What happened between this period--one that included a series of tepid appearances at the 1995 Lollapalooza festival--and Beck's tours in support of Odelay, which have received good notices even from those scribes who'd previously written him off as a one-hit wonder? Nothing much, Beck insists with more than a touch of disingenuousness. He contends that he never purposefully set out to alienate ticket-buyers and blames his previous weaknesses on his supporting cast. "You know what it is?" he asks. "It's that I have a really good band now. And before, the other bands I had weren't that together--so I was spending most of the show trying to keep everything together musically and technically on stage. I couldn't put my attention on performing at the time. But with this band, we've totally worked everything out, and it's pretty amazing what they can do. We've sort of gone beyond the album now: We can re-create the album, but totally take it on its own terms and create all these dynamics in the songs. So now I can step up and I don't have to worry about how everything's fitting together. I can just engage the audience and put my attention there.
"The attitude of our shows is straight hip-hop. It's something slightly different from showmanship; it's about, I don't know, embracing the audience and getting shit going instead of just getting up there and playing your songs. It's much more of a participation thing, which a lot of people in rock music have been getting away from. You go back to old rock and roll and R&B and blues, and you see people stepping up and revealing themselves completely. It's not a pretentious thing at all--and it's not so many things that rock has become."
This philosophy extends to Odelay's words, which generally dispense with soul-searching narratives in favor of disparate images that collide in unpredictable ways. "On this album, it was a very conscious thing to take the 'I' out of it," he says. "My whole attitude was to write about the 'we.' I wanted to be more inclusive, because so much of the spirit of grunge music and alternative music was all about me, me, me, me, me. It was sort of sickening after a while. But folk music has never been about that. That's what I always loved about folk. It was always about this continuous community and all the generations getting together--sort of a collective history. So I wanted to tap into that kind of consciousness in my songwriting."
Not everyone in Beck's circle was wowed by this approach, or by the music he and the Dust Brothers assembled to enhance it. "When I was making Odelay, people were telling me not to put it out. They told me it was terrible," he reveals. "I'm not going to tell you who said it, but they were people large in the music industry. Large. But I liked the record from the beginning, and I liked what I was doing. It was a drag that these people were saying that, but at the same time, I was like, I can't listen to what people say. I've got to believe in what I do, and if nobody likes it now, maybe eventually they'll come around to digging it."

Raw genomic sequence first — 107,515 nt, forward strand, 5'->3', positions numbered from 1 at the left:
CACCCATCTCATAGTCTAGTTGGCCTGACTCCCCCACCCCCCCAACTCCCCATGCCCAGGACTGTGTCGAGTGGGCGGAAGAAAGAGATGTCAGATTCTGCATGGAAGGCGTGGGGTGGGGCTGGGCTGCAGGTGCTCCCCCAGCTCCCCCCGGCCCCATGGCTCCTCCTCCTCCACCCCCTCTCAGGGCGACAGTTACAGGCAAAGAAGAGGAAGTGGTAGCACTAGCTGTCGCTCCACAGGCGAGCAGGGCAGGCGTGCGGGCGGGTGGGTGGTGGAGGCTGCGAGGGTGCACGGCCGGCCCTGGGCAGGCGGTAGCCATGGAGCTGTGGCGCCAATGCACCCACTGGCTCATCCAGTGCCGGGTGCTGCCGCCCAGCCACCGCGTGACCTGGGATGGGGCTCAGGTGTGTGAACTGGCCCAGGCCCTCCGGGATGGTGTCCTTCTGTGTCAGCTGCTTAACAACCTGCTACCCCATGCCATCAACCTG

They did. Although modern-rock radio types were initially cautious about championing Odelay's first single, "Where It's At," because of its hip-hop elements, they eventually capitulated, and followups "The New Pollution" and "Devil's Haircut" were plugged into an even wider variety of formats despite their bastard natures. "I make things a lot harder on myself as far as that goes," Beck admits. "The genres are so defined and segregated at radio now that to be making music that embraces different genres means that you're making people stretch a little bit. And that's not an idea that radio people like very much. The reason they have to separate the music is because they can market it more easily. If the music is ambiguous at all, it can be much harder to define and thus a lot harder to sell--because to sell something, you've got to simplify it. It takes a lot more work to put something over that people aren't conditioned to hearing. But that's what I like to do."
Once his jaunt through America has wrapped, Beck plans to move on to the next phase of this mission. He's already recorded what he describes as a straight folk album and hopes to finish mixing it by year's end. (It will be put out by K Records, a small firm based in the Pacific Northwest that is responsible for 1994's One Foot in the Grave, a rough but insinuating acoustic recording that Beck aficionados rightfully regard as among his finest pieces.) In addition, Beck is eager to dig into numerous unspecified projects for Bong Load prior to getting together with the Dust Brothers to begin fashioning Odelay's successor. As he puts it, "We have a lot of unfinished songs, so I'm sure we'll finish those and then do more."
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In the meantime, Beck is concentrating on getting to the end of what he sees as a two-year-long road, and he has no intention of letting the fame that visited him midway through his journey prevent him from reaching his destination. "I don't worry about that stuff," he says, "because I'm completely immersed in such a different world. People who listen to your records have this abstract idea of you as a musical entity just sitting there worrying about things, but I don't. I'm out like 300 days of the year on tour, working my ass off. So that's really the last thing on my mind.
"I've been doing what I'm doing for a long time. There's a foundation there that's not going to get blown over by someone coming in and making a fuss over it. Magazine covers are nice, I guess, but a magazine comes out and then two weeks later, it's on the recycling pile. I'd rather think about music."
Beck, with the Cardigans. 7 p.m. Thursday, May 22, Red Rocks, $18, 830-2525 or 1-800-444-